The Camelot Era began. The Kennedys swept into the White House with a new sense of glamour never seen in D.C. before. A modern couple’s presence in power was a sign of change for the world. A point of where change will come with a tumultuous price.
That wasn’t the only thing happening in 1961. Sheldon and Barbara Stern waited 10 years for their first child to be born. At a hospital in Encino, the young boy arrived into the world. He would become an intelligent young man dedicated to being a loving husband and the best father he can be to two wonderful teenage children.
This special Five Favorites is dedicated on the birthday of this gentleman who turns…uh…39 again!
In honor of Matthew’s birthday, here are my favorites of his birthyear. They include vehicles introduced for the 1961 model year or automobiles introduced in 1961 for the 1962 model year. And, they are…
1961 LINCOLN CONTINENTAL: Until 1960, American luxury was dictated by how bombastic the automobile should be. The bigger the fins, the amount of chrome, the size of the interior – all were the hallmarks of garish Eisenhower-era pseudo-prosperity. They survived the 1958 recession only to luxuriate further. Ford knew better. It wasn’t about bombastic luxury anymore. They shortened their flagship machine and tightened up the design inside and out. Round angles were squared off and the interior modernized for a Camelot future. Powered by a 430 cubic inch V8, the Continental changed the way luxury was presented in the automobile. It was a future shock that was badly needed. Quickly, it became the automobile of Presidents and celebrities alike. It would be the crowning achievement of Elwood Engel’s automotive design career.
1961 JAGUAR E-TYPE: For the foremost British brand of its time, they had to follow up on the highly successful XK model. It had to be different, but not too radical. They developed a monococque body for it anyway. It began with a long, lean front end that opened at the front of the body, hiding a lovely 3.8 liter in-line six that roared. The rear end was independently suspended – an unusual feature back then. The result was one of the finest sports cars of the era. The E-Type was a groundbreaking force of nature that could only be imitated nine years later by Nissan. Still, the Jag was the symbol of post-war British might that was badly needed as the empire faded away into history.
1961 FORD THUNDERBIRD: As Elwood Engel formulated the slightly smaller, squared-off vision of American Luxury, the Lincoln Continental – Ford’s Thunderbird was given a different tack. To describe it, the new T-Bird had a bullet shape to it: Pointed at the front and rounded at the rear. Two big round taillights give it a presence of a twin-rocket firing off towards the horizon. In a sense, the T-Bird had a dramatic presence worthy of a luxury car. It was also given a new 390 cubic inch V8 that propelled this speeding bullet/twin-rocket. Inside was just as astounding with swivel-away steering column and an expanse of luxury that seated four. Between the Continental and the Thunderbird, Ford made a statement on the look of the 1960s. If automotive beauty were to be devoid of tall fins and grandiose grillwork, the Thunderbird simply led the way towards another new invention of the 1960s: The personal luxury coupe.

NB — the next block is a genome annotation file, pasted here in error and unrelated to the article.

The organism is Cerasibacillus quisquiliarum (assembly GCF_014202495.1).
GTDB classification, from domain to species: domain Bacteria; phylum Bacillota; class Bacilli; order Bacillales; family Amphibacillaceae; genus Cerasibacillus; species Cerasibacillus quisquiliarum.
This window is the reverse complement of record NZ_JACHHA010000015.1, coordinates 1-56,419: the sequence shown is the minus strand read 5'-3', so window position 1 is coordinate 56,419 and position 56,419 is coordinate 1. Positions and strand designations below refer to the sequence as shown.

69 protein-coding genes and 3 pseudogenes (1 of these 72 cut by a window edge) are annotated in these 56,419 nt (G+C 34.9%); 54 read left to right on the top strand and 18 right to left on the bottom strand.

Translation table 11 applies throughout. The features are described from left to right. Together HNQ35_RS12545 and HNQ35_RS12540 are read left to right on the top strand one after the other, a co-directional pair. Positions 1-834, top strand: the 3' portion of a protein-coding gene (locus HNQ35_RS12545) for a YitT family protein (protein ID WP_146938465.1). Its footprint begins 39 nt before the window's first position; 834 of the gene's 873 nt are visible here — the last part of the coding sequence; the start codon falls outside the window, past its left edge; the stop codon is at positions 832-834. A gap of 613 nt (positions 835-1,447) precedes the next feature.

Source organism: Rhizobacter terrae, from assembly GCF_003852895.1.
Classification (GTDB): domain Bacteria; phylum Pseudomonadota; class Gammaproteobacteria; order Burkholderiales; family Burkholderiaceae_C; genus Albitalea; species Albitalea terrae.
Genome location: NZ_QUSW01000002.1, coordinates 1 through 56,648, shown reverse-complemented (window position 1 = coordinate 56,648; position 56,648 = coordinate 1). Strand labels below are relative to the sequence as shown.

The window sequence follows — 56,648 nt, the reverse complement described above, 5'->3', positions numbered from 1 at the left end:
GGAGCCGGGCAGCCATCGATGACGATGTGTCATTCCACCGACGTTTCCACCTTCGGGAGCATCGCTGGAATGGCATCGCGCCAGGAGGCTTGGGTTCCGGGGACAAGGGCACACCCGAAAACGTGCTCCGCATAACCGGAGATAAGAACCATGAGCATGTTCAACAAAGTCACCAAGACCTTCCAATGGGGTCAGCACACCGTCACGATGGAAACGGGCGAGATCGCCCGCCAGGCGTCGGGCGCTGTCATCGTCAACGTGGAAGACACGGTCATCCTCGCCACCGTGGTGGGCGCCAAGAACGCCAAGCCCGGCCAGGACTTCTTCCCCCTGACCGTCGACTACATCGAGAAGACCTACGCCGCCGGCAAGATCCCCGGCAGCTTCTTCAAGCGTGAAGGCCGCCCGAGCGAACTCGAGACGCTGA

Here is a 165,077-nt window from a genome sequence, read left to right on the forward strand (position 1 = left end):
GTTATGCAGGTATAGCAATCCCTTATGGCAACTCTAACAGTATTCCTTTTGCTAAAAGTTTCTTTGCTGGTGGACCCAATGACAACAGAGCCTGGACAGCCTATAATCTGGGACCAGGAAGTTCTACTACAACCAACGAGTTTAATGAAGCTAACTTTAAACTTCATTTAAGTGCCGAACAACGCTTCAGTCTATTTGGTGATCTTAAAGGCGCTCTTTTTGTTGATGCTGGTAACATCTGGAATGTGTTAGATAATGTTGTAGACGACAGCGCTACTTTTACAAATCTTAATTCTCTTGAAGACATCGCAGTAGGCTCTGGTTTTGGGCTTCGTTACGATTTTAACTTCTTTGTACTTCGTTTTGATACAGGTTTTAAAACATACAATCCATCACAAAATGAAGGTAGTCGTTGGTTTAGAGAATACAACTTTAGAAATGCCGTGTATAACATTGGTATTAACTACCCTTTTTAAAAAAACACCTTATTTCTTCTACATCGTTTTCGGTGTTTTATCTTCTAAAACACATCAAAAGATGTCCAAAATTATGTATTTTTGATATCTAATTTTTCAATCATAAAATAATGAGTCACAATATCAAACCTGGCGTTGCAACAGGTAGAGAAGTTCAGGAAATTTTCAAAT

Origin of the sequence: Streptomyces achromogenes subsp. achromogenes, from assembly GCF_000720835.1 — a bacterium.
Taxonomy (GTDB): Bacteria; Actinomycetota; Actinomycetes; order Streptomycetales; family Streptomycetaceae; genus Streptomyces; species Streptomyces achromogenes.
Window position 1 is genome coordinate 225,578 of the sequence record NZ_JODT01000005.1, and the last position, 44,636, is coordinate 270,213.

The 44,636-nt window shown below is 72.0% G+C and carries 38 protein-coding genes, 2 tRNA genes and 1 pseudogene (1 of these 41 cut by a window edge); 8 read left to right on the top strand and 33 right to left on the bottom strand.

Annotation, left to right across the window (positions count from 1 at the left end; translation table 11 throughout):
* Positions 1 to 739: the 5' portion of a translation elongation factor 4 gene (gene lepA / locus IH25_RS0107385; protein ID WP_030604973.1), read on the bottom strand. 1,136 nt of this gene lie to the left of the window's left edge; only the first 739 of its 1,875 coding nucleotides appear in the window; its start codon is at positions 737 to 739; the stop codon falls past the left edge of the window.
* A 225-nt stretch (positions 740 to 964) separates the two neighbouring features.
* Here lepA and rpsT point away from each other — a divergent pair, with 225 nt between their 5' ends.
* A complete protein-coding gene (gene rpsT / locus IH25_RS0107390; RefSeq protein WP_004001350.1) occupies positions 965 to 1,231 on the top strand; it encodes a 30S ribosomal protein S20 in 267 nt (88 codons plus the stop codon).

1961 MG MIDGET: This would probably be the only time you’d see a British Motor Corporation product spoken highly on this blog. It began as a badge engineering exercise. Austin-Healey just introduced their second generation Sprite after killing the old bugeyes. MG had been known for its iconic MGA model after years of perpetuating the construction of their pre-war roadsters. The Midget brought the old Morris Garages brand into the modern era with a compact, two-seat, dervish of absolute fun! Remember, this was a time when British roadsters were the rage for the collegiate and professional set. The caveat to drive one is to be an average-to-skinny build person, preferably shorter than six-feet high and the ability to muster the difficulties of an unyielding clutch along with the dexterity to rebuild the twin SU carburetors on the kitchen floor. The Midget remained in production for 19 years – a testament to the insanity their owners have for the tiny roadster. They were indeed a wonder to watch on the road.
1961 VOLVO P1800: Before there were Naughty Volvos, the P1800 showed that Sweden could build lovely coupes, too! This was a culmination of a dream for Volvo to match what Italy, West Germany and Britain have been doing since World War II: Building sporting cars for the road and the track. The P1800 met Volvo’s passion for the project turning it into reality when it contracted British sports car maker Jensen to build the initial run. It caught the eye of many at the 1961 Geneva Auto Show – where the Jaguar E-Type also debuted. In the end, the producers of the popular British television show, The Saint, ended up assigning the P1800 to Simon Templar – the late Roger Moore (it was rumored that the P1800 was less expensive than the E-Type Jaguar). A huge win for the Swedish auto industry, the P1800 remained in production for 12 years. It was indeed the original Naughty Volvo.
After all of this, there is one more bit of business to state: Happy Birthday to my brother, Matthew – born in 1961 along with these five wonderful machines!